|Manufacturer:||Art Applewhite Rockets|
Art has continued to expand his line of saucers, adding a 12-inch saucer with a 38mm motor mount and either a 1/4-inch launch lug or optional ACME conformal rail guide. The recommended motors include the Ellis Mountain H48, all Aerotech 38/240 RMS, and all Cesaroni Pro38 one and two grain motors. This kit would serve nicely as quick, easy, and inexpensive way to Level-1 certification. Add a 29-38 adapter (not provided or recommended by the manufacturer) and you could add G80’s and G125’s to this list.
The parts are all good quality and include:
Tools and materials required:
There are six pages of detailed instructions with plenty of diagrams. White glue is first used to assemble the top and bottom cones and two cylindrical core assemblies (after a substantial amount of clipping with sharp scissors, of course). The bottom core must slide over the top core so it is test-fit before gluing. Unlike its smaller cousins, the saucer uses a foam board sheet in place of the plastic plates used in Art’s smaller saucers. The lines for the circular cuts are all pre-drawn, and you really need a new, sharp blade to make the cuts. There is also a circle drawn just inside of the outer rim. You cut through just one side of the foam circle and form a bevel on the outer edge. Some sanding is required to clean up this piece, and you must test fit it with the top and bottom cores before gluing. It took some effort and sanding for these components to fit together.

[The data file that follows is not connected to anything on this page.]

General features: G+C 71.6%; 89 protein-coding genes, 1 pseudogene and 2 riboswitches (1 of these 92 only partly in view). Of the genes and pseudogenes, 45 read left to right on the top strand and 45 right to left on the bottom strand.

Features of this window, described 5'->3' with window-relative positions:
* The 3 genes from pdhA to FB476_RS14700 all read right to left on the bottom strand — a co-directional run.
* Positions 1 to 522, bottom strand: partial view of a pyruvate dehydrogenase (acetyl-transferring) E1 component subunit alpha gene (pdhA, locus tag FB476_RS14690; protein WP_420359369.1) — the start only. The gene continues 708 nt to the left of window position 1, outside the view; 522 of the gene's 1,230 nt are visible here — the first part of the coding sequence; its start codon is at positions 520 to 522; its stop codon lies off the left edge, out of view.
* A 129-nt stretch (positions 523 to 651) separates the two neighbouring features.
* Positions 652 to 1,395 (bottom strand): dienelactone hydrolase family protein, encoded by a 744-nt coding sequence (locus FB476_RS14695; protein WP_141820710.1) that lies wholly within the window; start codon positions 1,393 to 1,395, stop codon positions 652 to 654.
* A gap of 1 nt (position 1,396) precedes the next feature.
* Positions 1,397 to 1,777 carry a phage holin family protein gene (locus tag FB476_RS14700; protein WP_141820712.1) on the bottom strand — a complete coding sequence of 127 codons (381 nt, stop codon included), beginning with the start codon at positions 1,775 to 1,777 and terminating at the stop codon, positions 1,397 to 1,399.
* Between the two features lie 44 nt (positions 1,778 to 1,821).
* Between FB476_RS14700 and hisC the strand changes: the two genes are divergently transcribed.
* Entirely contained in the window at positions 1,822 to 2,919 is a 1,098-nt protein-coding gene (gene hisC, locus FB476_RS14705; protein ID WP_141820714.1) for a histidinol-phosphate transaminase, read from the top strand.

Art also provides strips of self-adhesive, fiberglass drywall joint tape to reinforce the top cone. Although the instructions say this step is optional, it is required for H flights and the only recommended G motors are the Cesaroni one grainers. I recommend you use the tape even if you only plan to fly on Gs. It doesn’t add that much weight, but makes the saucer far more sturdy. Anyway, rockets tend to like to eat the largest motor that they can.
Once everything fits, you spread epoxy inside all the sub-assemblies, slide them together, and clamp them by placing a suitably sized bowl on top. To prevent bleed-through on the cardstock, I suggest you use the Devcon 2-ton epoxy recommended in the instructions.
The fin can assembles with white glue (I used carpenter’s glue for this step) like any other set of fins. The basswood fin stock is nice and easy to work with. Finally, the fin unit is glued in place, completing the assembly.
Since it is winter and painting must me kept to a minimum, I sealed the fins with Fill-and-Finish and hand-painted the fin can black. As recommended, I sealed the pre-colored cardstock with clear enamel.
Construction Rating: 4
I flew the saucer on a Cesaroni H153, with the ejection charge removed. To hold the motor in on decent, I simply used a couple of wraps of masking tape around the motor's thrust ring and the rear of the motor mount.
Man, this saucer really scooted on this motor, flying arrow-straight to an impressive altitude. I was speechless and the crowd clapped. The saucer fell bottom first most of the way, but started to tumble just before it landed. There was no damage.
Note: This rocket also comes in the "Texas Special" design as seen above.
Flight Rating: 5
The saucer was easy to build but it took some effort to get the components to fit prior to final assembly. In all, it was just a tad more challenging than Art's smaller saucers.
This saucer gave a truly exciting flight. And for a $30, mostly paper, L-1 saucer - not bad at all!